Doesn’t it seem that nearly everywhere you turn, there’s someone spouting off about the environment, sustainability, and something you and I are doing that is leading us to global catastrophe?
Well, maybe I exaggerate, but I find myself wanting to ask my accuser just where and how we should be looking to channel our efforts. Even if we want to invest our valuable time and resources, how do we know which causes are truly worthwhile or can profit from our efforts?
Some factors, such as population growth and globalization, so overshadow any individual efforts that it’s sometimes tempting to haul down the flag and join the march to oblivion. But that’s not what we’re about. We’re creatures of action, and the crux lies in finding the right actions through trial and error and applying them.
Such seemingly small acts in our everyday lives as turning off unnecessary lights or equipment, walking five extra steps to put the newspaper in a recycling bin, watering the lawn in the morning or evening rather than the middle of the day, or setting the thermostat at a more economical level might seem inconsequential, but in an aggregate sense they can be enormous.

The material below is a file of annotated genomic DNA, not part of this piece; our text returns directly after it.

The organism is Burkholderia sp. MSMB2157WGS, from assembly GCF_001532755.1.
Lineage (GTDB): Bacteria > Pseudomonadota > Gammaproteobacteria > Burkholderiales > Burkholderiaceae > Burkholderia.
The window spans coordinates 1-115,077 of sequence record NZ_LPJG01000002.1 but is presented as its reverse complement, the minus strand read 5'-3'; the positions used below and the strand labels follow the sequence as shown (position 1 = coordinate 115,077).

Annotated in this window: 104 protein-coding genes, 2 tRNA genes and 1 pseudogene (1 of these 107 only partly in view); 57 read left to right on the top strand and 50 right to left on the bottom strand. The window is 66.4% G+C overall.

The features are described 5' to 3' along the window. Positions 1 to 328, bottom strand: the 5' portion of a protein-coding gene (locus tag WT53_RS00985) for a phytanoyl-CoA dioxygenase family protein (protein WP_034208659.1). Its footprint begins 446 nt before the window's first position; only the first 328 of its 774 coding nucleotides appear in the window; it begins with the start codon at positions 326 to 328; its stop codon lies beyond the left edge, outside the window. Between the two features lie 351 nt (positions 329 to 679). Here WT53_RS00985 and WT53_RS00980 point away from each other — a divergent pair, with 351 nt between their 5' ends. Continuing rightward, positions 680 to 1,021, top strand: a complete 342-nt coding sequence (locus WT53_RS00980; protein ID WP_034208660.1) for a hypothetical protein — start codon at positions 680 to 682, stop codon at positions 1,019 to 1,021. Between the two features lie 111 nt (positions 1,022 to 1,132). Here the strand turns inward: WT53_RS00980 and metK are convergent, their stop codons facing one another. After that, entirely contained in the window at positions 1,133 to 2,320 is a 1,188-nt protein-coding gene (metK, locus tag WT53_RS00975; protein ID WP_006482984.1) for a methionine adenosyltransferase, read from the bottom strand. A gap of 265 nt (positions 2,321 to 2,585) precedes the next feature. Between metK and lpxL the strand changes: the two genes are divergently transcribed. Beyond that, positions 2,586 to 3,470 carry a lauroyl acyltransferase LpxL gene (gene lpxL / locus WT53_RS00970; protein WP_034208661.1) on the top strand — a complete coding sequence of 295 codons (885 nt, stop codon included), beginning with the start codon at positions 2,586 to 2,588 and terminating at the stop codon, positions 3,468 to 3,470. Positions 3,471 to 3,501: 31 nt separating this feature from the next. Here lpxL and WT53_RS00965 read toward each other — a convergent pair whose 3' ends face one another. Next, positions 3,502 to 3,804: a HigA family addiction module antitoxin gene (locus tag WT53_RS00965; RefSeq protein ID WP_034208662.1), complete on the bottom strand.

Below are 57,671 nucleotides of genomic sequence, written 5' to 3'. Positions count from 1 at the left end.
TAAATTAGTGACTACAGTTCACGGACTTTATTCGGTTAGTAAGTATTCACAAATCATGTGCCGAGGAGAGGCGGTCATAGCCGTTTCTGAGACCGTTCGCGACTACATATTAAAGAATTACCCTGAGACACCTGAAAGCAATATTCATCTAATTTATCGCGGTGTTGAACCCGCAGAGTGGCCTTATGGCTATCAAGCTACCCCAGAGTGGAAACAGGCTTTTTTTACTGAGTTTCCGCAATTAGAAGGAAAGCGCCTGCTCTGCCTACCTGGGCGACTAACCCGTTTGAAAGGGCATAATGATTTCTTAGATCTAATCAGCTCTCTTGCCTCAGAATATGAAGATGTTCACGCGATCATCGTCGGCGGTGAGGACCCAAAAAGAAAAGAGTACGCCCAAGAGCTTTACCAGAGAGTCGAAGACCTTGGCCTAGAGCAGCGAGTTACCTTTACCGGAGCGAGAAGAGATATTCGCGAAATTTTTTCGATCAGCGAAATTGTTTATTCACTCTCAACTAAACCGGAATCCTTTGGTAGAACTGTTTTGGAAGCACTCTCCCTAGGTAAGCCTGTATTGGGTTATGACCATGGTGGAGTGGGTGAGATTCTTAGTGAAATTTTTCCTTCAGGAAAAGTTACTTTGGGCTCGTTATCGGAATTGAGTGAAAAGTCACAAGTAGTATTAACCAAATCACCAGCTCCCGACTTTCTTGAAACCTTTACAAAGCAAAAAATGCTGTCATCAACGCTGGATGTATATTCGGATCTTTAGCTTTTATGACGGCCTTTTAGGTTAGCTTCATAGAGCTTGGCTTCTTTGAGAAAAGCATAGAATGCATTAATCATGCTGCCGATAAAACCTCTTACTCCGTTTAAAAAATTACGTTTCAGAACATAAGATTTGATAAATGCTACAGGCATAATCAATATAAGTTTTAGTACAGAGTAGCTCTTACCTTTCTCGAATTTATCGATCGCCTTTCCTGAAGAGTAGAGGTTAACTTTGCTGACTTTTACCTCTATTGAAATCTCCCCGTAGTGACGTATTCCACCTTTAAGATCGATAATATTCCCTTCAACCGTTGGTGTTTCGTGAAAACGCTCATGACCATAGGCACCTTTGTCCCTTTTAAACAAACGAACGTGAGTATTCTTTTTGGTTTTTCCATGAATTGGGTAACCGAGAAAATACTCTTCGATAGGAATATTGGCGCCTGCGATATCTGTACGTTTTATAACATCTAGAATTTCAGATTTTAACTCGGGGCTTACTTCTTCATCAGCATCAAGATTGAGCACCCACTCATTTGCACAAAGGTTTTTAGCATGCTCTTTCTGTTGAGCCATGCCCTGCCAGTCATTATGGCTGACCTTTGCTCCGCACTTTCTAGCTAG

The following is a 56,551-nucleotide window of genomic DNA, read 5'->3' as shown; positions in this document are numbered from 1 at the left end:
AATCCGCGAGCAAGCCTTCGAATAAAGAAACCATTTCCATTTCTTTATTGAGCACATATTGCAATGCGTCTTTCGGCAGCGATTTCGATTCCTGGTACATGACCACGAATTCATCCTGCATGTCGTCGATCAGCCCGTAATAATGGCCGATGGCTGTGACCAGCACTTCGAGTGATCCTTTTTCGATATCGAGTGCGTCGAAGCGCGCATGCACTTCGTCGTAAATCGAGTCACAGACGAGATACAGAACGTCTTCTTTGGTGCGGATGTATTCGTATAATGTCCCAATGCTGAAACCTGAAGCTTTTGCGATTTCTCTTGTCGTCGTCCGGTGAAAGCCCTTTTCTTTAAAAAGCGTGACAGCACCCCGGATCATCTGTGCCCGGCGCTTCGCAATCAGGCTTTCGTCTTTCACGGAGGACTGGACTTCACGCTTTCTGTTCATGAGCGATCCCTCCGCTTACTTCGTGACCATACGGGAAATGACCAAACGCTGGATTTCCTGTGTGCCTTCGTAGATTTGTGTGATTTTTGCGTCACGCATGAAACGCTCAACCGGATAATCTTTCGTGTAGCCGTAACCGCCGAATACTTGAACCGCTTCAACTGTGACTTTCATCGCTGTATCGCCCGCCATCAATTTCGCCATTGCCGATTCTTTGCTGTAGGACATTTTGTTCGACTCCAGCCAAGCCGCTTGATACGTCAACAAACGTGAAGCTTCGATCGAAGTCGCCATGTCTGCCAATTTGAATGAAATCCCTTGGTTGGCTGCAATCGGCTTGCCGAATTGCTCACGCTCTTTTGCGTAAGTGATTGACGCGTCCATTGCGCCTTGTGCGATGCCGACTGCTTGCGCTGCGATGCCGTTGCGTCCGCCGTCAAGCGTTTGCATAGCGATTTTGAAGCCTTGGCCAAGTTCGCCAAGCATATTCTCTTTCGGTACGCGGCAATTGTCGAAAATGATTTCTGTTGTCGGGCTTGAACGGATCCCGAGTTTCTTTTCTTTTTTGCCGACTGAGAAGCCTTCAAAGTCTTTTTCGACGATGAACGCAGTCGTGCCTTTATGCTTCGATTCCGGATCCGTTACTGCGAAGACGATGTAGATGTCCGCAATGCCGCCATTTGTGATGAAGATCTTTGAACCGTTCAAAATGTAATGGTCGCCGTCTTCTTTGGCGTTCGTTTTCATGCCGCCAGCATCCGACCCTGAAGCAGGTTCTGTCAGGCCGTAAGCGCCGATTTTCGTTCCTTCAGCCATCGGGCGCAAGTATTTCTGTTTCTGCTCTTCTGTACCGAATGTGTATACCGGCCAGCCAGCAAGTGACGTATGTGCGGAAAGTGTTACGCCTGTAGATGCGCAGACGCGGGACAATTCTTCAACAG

Consider the spate of regulations with near-Draconian penalties aimed at curbing erosion and soil loss where the practices they’ve spawned have most often resulted in less rework and more long-term cost savings…a benefit in anyone’s estimation.
While there is no panacea, no magic bullet, no giant leap when it comes to meeting our environmental challenges, those who have instituted effective environmental management programs have come to realize that the most environmentally beneficial practices have proved to be the most productive and therefore cost-effective as well. But they’ve also learned that, like safety, environmental responsibility is an ongoing process ... one small step for ourselves and all who follow.